Image of Ancient Glacier on Mars Raises Hopes for Human Exploration
The remains of a glacier on Mars have been discovered via the HiRISE camera attached to the Mars Reconnaissance Orbiter. If the ice is confirmed, it would have significant implications for humans who may land there one day.
The SETI Institute made the announcement on Wednesday. It released the image that features light-toned deposits consisting of sulfate salts, crevasse fields, and moraine bands that are signs of a “relict glacier.”
The glacier is estimated to be roughly four miles wide (six kilometerfs) and 2.5 miles long (four kilometers). The researchers hope that the discovery means that the planet was once more watery than previously thought.
“What we’ve found is not ice, but a salt deposit with the detailed morphologic features of a glacier,” says Dr. Pascal Lee, a planetary scientist with the SETI Institute and the Mars Institute, and the lead author of the study.
“What we think happened here is that salt formed on top of a glacier while preserving the shape of the ice below, down to details like crevasse fields and moraine bands.”
The area of Mars where the ancient glacier was spotted has a history of volcanic activity. When mixtures of volcanic ash and lava react with water, a hard, crusty salt layer can form.
“Where some of the volcanic materials came in contact with glacier ice, chemical reactions would have taken place at the boundary between the two to form a hardened layer of sulfate salts,” says study co-author Sourabh Shubham, a doctoral student of geology at the University of Maryland, College Park.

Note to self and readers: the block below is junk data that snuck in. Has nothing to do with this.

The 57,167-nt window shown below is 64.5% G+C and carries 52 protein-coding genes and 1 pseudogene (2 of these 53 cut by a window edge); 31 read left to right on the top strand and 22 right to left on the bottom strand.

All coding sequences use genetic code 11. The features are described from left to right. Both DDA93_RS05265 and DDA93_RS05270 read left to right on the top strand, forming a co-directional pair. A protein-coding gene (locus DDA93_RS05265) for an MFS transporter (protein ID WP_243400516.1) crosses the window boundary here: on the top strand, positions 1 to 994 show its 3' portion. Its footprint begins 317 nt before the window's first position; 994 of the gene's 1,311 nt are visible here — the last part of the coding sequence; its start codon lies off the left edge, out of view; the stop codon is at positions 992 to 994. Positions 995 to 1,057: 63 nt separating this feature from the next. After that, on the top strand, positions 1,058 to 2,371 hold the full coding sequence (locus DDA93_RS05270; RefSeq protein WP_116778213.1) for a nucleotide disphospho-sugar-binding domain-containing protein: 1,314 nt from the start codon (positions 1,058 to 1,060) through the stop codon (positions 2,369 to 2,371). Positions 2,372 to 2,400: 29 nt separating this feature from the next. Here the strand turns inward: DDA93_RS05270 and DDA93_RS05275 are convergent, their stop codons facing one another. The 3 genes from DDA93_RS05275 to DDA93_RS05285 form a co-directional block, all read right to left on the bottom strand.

“This is the most likely explanation for the hydrated and hydroxylated sulfates we observe in this light-toned deposit.”
Over time, erosion may have removed the volcanic materials, and a crusty layer of sulfates mirroring the glacier ice underneath became exposed, which would explain how a salt deposit is now visible.
“Glaciers often present distinctive types of features, including marginal, splaying, and tic-tac-toe crevasse fields, and also thrust moraine bands and foliation. We are seeing analogous features in this light-toned deposit, in form, location, and scale. It’s very intriguing,” says John Schutt, a geologist at the Mars Institute, experienced icefield guide in the Arctic and Antarctica, and a co-author of the study.
Whether ice is preserved beneath the light-toned deposits remains to be seen but the study draws comparisons with the salt lakebeds of the Altiplano in South America where old glacier ice has remained protected underneath blankets of salts.
Water on Mars would be a game-changer for human exploration of the planet.
“The desire to land humans at a location where they might be able to extract water ice from the ground has been pushing mission planners to consider higher latitude sites,” adds Lee.
“But the latter environments are typically colder and more challenging for humans and robots. If there were equatorial locations where ice might be found at shallow depth, then we’d have the best of both environments: warmer conditions for human exploration and still access to ice.”